Oren Moverman’s The Messenger finally makes it to town this week. Overshadowed by Kathryn Bigelow’s war drama The Hurt Locker, this lower-key home-front story has much going for it—not the least of which are the performances of its three leads: Ben Foster, Woody Harrelson and Samantha Morton. I don’t know if it’s despite or because The Messenger resorts to a more formulaic approach in many respects—making it all the more startling when it goes off into unexpected territory—but I found the film more personally effective than Bigelow’s estimable, but overrated, Hurt Locker.
Ben Foster (3:10 to Yuma) stars as Staff Sergeant Will Montgomery, a decorated war hero with a damaged leg and eye who is shipped stateside and given the less than glorious reward of working out his remaining three months in the service by being assigned the task of visiting families to inform them that their son or daughter or husband or wife has been killed in action. It’s a grim job. If you have a close relative in the armed forces and see a couple of soldiers walking up to your front door, you likely have a pretty good idea of the news they’re bringing.
The only question for the message bearers is how the relatives will act, and that’s why there are very strict guidelines for just how this job is carried out. To this end, Will has been given a seasoned partner, Capt. Tony Stone (Harrelson). Stone is a by-the-book no-nonsense kind of guy who wants to keep everything at arm’s length. The problem is that he has issues of his own. He’s a three-years-sober alcoholic with a chip on his shoulder for not being a war hero, a desire to envision himself as shallow and callous, and a burning, unspoken need for a friend.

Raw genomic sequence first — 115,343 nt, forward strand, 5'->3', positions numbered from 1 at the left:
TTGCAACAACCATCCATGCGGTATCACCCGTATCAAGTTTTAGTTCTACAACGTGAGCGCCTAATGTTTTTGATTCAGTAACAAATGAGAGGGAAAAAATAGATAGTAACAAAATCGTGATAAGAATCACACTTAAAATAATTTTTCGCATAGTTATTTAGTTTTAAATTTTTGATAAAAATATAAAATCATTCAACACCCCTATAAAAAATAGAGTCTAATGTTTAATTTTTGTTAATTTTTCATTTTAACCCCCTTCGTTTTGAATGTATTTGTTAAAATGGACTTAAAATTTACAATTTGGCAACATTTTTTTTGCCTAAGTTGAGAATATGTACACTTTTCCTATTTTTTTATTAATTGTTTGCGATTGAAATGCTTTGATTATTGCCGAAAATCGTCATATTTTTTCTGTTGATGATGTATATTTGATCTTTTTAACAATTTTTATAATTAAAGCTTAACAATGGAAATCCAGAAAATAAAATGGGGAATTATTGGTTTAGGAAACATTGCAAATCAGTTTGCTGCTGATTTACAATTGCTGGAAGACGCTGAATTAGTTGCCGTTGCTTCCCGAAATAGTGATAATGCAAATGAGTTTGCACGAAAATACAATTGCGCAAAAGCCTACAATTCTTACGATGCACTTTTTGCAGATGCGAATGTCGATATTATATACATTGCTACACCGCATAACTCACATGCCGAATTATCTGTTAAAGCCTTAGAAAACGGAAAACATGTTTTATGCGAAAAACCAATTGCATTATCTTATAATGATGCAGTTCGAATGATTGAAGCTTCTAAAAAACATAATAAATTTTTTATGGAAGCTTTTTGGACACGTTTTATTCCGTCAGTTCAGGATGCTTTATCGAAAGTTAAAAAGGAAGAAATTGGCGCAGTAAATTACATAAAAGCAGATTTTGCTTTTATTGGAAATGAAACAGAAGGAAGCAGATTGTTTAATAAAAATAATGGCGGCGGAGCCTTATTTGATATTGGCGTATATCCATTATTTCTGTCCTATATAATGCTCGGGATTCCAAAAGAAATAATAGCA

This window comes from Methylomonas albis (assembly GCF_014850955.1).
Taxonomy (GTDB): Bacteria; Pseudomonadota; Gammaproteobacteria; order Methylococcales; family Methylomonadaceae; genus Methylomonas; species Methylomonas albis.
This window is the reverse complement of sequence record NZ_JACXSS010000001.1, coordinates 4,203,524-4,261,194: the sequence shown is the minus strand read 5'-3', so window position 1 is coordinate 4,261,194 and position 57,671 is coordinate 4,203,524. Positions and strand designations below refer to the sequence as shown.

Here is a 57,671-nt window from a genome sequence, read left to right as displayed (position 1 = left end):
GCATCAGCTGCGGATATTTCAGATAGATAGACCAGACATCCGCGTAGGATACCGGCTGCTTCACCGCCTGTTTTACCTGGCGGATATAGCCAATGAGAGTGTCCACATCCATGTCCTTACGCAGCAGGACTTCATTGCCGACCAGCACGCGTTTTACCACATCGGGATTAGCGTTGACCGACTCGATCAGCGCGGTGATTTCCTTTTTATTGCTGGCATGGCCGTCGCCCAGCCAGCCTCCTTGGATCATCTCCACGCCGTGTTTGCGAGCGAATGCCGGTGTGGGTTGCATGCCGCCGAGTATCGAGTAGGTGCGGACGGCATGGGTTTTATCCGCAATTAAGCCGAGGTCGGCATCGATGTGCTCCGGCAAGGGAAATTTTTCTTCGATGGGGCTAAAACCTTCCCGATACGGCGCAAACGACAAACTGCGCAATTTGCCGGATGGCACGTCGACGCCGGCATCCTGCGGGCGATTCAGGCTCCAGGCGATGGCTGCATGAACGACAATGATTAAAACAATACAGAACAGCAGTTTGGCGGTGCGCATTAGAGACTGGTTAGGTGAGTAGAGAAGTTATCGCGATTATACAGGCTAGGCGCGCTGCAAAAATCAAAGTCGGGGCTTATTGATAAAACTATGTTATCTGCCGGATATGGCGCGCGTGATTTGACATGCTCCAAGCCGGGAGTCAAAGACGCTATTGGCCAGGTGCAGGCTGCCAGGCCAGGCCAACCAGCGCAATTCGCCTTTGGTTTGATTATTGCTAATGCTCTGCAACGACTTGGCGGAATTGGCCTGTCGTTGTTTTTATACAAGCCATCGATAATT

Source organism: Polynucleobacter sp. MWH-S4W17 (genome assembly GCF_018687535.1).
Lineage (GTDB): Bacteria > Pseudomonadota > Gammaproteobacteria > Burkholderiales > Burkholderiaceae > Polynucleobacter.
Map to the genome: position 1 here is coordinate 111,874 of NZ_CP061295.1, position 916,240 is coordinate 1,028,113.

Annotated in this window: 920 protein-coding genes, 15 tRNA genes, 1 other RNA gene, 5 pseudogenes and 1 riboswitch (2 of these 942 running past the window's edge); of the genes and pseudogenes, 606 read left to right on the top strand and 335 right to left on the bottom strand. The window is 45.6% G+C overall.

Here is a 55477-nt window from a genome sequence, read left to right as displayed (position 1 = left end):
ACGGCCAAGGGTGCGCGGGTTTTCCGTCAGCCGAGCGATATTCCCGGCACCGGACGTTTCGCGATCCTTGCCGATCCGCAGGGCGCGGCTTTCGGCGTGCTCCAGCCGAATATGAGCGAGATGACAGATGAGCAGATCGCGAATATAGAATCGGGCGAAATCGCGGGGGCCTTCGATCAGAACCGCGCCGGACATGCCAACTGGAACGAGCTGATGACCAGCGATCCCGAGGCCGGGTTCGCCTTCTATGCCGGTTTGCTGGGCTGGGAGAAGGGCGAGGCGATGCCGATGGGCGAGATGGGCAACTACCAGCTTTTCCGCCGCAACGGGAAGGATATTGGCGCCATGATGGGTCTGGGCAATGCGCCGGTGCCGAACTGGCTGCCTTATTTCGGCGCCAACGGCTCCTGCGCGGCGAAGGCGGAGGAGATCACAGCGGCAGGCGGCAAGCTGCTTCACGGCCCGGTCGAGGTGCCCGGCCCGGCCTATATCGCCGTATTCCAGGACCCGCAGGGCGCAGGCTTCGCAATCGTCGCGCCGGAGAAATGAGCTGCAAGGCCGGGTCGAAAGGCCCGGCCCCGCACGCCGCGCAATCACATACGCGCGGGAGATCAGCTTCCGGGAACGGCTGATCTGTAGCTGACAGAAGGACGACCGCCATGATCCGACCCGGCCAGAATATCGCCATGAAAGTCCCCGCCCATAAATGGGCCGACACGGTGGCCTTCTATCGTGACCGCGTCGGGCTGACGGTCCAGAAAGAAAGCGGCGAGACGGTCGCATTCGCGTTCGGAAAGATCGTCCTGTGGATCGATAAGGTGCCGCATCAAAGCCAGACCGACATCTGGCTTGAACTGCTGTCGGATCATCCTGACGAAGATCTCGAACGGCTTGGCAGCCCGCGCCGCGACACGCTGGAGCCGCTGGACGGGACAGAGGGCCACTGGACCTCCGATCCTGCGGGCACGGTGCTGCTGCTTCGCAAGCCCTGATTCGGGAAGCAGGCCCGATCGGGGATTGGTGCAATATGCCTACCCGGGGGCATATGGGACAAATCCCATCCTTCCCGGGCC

Will, of course, is the immediate candidate for the friend position, and it isn’t as if Will himself couldn’t use a friend, especially since his fiancée, Kelly (Jena Malone, The Ruins), has moved on in his absence. Yes, this does push the film into the realm of the odd-couple buddy movie, but apart from an extended sequence late in the film that threatens to derail the story entirely, it’s handled with a believable humanity that raises it considerably above its formula underpinnings.
By virtue of its nature, the film is episodic, offering in most cases, the merest vignettes of the pair’s encounters with the relatives they visit in the course of their duties. The only tip-off we have that two of these encounters will turn into more rests in the fact that the movies have trained us to expect more when we find ourselves in the company of name actors. As a result, it’s no big surprise when there’s more than the single meeting with Steve Buscemi and Samantha Morton.
But even this isn’t necessarily a bad thing, especially in the case of Morton as the widow who plays against expectations at every turn. In fact, she may be the most intriguing character in the film. Her initial response to receiving the news of her husband’s death—quiet acceptance that includes her acknowledging that this job must be very hard on the messengers—is unlike that of anyone else in the film. Her outburst at a pair of army recruiters in a shopping mall is also different from anything else in the movie. It’s the only time that anyone expresses actual anti-war sentiment—and it comes from the most unlikely source. What makes this—and her tentative stab at some kind of relationship with Will—work is that it always skirts the expected, imbuing the film with a less predictable element than most of the scripting allows.
In the end The Messengers falls just a little outside the realm of greatness, but it has enough of the elements of greatness in it that it transcends most of its limitations to become the kind of drama that lingers in the mind in a way that slicker, more accomplished works very often do not. Rated R for language and some sexual content/nudity.